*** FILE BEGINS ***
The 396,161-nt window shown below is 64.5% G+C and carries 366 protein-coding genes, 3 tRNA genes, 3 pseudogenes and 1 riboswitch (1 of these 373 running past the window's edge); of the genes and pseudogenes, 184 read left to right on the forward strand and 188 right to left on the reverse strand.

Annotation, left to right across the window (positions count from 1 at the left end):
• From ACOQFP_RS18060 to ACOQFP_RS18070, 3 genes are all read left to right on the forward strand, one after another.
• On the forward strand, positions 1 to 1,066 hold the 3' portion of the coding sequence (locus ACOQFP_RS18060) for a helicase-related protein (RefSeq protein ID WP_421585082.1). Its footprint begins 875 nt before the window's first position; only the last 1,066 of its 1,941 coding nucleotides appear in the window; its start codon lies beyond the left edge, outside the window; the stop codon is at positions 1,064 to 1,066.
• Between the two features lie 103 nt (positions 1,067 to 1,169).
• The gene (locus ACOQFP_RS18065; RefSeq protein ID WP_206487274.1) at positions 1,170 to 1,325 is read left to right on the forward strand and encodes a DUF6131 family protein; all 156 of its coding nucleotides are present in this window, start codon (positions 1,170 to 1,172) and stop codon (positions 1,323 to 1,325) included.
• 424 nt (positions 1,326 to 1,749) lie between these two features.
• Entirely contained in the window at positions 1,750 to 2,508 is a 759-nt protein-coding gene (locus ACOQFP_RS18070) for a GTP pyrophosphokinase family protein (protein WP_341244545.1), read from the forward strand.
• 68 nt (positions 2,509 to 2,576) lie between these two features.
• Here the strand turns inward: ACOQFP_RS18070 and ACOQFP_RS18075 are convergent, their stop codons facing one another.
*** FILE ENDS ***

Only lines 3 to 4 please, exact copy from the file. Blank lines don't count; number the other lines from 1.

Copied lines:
• From ACOQFP_RS18060 to ACOQFP_RS18070, 3 genes are all read left to right on the forward strand, one after another.
• On the forward strand, positions 1 to 1,066 hold the 3' portion of the coding sequence (locus ACOQFP_RS18060) for a helicase-related protein (RefSeq protein ID WP_421585082.1). Its footprint begins 875 nt before the window's first position; only the last 1,066 of its 1,941 coding nucleotides appear in the window; its start codon lies beyond the left edge, outside the window; the stop codon is at positions 1,064 to 1,066.